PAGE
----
Public policy should always be the result of a fluid dialogue between the state, the private sector and citizens. This is where the private sector comes in.

On the business side, since 2009 more than 400 chief executive officers of some of the world’s most important and influential corporations have subscribed to the Women’s Empowerment Principles—Equality Means Business that includes seven principles and standards to ensure equal opportunities for women in the corporate environment.

The principles focus on: establishing high-level corporate leadership for gender equality; treating all women and men fairly at work by respecting and supporting human rights and nondiscrimination; ensuring the health, safety and well-being of all women and men workers; promoting education, training and professional development for women; implementing enterprise development; fostering supply chain and marketing practices that empower women; promoting equality through community initiatives and advocacy; and measuring and publicly reporting on progress to achieve gender equality.

The number of corporations subscribing to these principles increases every year, reflecting the growing awareness that empowering women builds strong economies and more stable and just societies.

In promoting women’s economic empowerment and addressing persistent inequalities, it is crucial to focus attention on women with the highest levels of vulnerability, such as Indigenous populations, Afro-descendants and domestic workers. There are 14 million domestic workers throughout Latin America and the Caribbean. In the U.S., they total 1.8 million—95 percent of whom are women immigrants.

A promising step was taken last year with the adoption of the ILO Convention 189 on Decent Work for Domestic Workers. The new convention sets essential standards, including the right of domestic workers to receive at least minimum wage for their work.

While this represents a political landmark in efforts to eradicate inequalities and empower women domestic workers, countries need to ratify the convention and put its provisions into effect to make it a living reality for those whom it is intended to benefit. UN Women is providing assistance to domestic workers’ networks in Latin America and the Caribbean so they can demand ratification of this critical convention and ensure its effective implementation.

Rural women face particular barriers and inequalities in access to social services, land and other productive assets. According to the UN Development Programme (UNDP), a girl born in the rural highlands of Peru, for instance, is four times more likely to be poor and three times more likely not to complete secondary school than a girl from Lima.

The 2008 and 2010 Human Opportunity reports of The World Bank point out that personal circumstances still matter a lot for Latin American children. A mother’s level of education will very likely determine her child’s level of education and opportunity. Birthplace is still the most powerful predictor of whether a child will have access to basic infrastructure.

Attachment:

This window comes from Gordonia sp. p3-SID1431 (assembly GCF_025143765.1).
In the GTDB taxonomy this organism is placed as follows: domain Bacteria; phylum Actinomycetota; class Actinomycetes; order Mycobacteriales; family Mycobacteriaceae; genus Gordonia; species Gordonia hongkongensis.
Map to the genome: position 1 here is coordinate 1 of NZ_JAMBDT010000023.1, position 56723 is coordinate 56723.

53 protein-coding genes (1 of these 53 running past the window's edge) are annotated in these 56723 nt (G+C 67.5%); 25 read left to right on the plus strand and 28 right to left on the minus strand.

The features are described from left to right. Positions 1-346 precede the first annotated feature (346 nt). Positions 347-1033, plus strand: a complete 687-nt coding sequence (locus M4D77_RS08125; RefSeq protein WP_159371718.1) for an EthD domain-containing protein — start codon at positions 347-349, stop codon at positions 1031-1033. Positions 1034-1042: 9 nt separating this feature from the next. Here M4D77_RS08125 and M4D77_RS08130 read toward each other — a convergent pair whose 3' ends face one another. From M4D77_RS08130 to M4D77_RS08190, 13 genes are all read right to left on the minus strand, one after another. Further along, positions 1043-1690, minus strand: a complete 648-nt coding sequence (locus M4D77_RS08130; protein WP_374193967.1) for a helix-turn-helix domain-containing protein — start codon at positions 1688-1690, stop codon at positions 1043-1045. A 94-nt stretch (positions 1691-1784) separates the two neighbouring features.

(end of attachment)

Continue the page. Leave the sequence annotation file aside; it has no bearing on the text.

In the Home and in Society

Beyond the overall benefits of empowerment, we must always bear in mind that empowering women economically will contribute significantly to the eradication of one of the most pervasive epidemics of our time: violence against women and girls. When a woman is economically empowered, she is less likely to depend on a partner who subjects her to violence.

This is particularly relevant for women in Latin America and the Caribbean, who face some of the world’s highest levels of violence. A 2009 report by ECLAC indicates that up to 40 percent of women throughout the region have been victims of physical violence. This rate further increases when considering emotional abuse. In a comparative study conducted for the UN World’s Women Report, the region ranked highest in terms of sexual violence. For example, 44 percent of Mexican women have experienced sexual violence at least once during their lifetimes. Impunity remains a major problem, with 98 percent of cases of violence against women and girls remaining unresolved in Guatemala.

Violence against women takes a high toll on women, their families and economies. Australia’s National Council to Reduce Violence Against Women and Their Children estimated that acts of violence against women and children in 2009 cost its economy nearly $14 billion. The cost of intimate partner violence alone in the U.S. exceeds $5.8, billion including lost productivity, medical care, police services, and legal assistance.

Many actions are being carried out to address gender violence. Actions taken by governments and civil society have made possible better prevention and treatment mechanisms, but a deep cultural change to render gender-based violence as socially unacceptable is needed to significantly diminish and prevent violence.

During my tenure as UN Women’s executive director, I have traveled to many countries and regions, where I have witnessed the willingness of governments, civil society, and women and men of different cultures and backgrounds to promote gender equality and women’s economic empowerment and end violence against women. The creation of UN Women is an unequivocal acknowledgement by the international community that gender equality is indispensable for development, social justice and prosperity.

Approaches and perspectives that exclude half the world’s population are no longer acceptable. There can be no durable solution to current global challenges—whether climate change, inequality or financial instability—without women’s full empowerment, participation and leadership.